bottom line is that you receive an unsolicited text message
(which you may have to pay for!) which prompts you take some
sort of action you'll later regret.

Most common is what seems to be a message from your bank (this
may also arrive as an automated voicemail) saying your account
has been suspended and asking you to call a 1-800 number where
your account number, PIN and other details may be requested.
In reality, your identity is being stolen.

Another variation is a "pump and dump" ruse, where you receive
a tip urging you to buy stock in a particular company. If enough
people fall for it, the share price goes up and the scammers
offload their previously worthless stock for a profit.

Action: If you get any message supposedly from your bank, call
them on their normal number to check it out. And never buy
stock on the basis of a single tip -- from any source.

7. The old switcheroo

You get a call from what seems to be your cell phone company
offering you what they claim is a better deal than your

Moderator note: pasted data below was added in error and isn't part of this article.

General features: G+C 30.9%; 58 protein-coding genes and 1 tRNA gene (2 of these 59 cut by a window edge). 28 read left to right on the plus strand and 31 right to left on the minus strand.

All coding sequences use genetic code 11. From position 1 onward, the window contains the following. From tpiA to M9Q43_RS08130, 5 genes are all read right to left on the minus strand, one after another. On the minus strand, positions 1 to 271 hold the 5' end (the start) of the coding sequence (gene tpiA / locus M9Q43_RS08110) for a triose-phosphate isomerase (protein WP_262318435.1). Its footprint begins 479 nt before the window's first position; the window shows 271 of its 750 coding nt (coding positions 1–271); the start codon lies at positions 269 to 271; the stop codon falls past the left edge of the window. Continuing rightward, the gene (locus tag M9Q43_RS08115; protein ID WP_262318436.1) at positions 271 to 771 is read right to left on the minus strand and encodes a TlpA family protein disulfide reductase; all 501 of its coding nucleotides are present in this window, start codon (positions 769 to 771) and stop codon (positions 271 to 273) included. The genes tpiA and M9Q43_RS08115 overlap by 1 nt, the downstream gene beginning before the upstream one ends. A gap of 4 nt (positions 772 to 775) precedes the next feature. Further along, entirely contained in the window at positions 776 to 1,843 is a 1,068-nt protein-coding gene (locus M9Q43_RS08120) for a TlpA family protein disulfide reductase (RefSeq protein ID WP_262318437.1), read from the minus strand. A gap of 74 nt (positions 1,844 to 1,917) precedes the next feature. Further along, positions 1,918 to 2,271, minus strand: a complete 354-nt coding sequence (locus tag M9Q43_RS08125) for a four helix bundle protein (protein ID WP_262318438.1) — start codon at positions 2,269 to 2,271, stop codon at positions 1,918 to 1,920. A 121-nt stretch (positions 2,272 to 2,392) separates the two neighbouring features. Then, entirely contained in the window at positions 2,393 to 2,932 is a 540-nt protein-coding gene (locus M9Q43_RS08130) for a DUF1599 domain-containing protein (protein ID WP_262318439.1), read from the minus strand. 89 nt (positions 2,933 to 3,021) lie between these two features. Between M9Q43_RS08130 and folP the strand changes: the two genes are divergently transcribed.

present one, or maybe even telling you your current deal is
coming to an end and that you must switch.

In reality, it's a competitor, another phone store, trying to
switch you over to one of their packages, which may or may not
be better than your current one. But since they're trying to
deceive you, assume it's better not to do business with them.

Action: Ask the caller to give you some info about your
current phone usage. If they can't tell you when you made your
last call or sent an SMS message, they're not who they say
they are.

8. Catches in the small print

Sometimes you find what seems to be a really sweet cell phone
rental deal. You don't find out you've been ripped off till
the bill arrives, showing all sorts of additional charges you
didn't know about.

In one travel scam case we reported previously, renters of
temporary cell phones were taken in by a money-back deal,
offering a refund of the rental fee when the phone was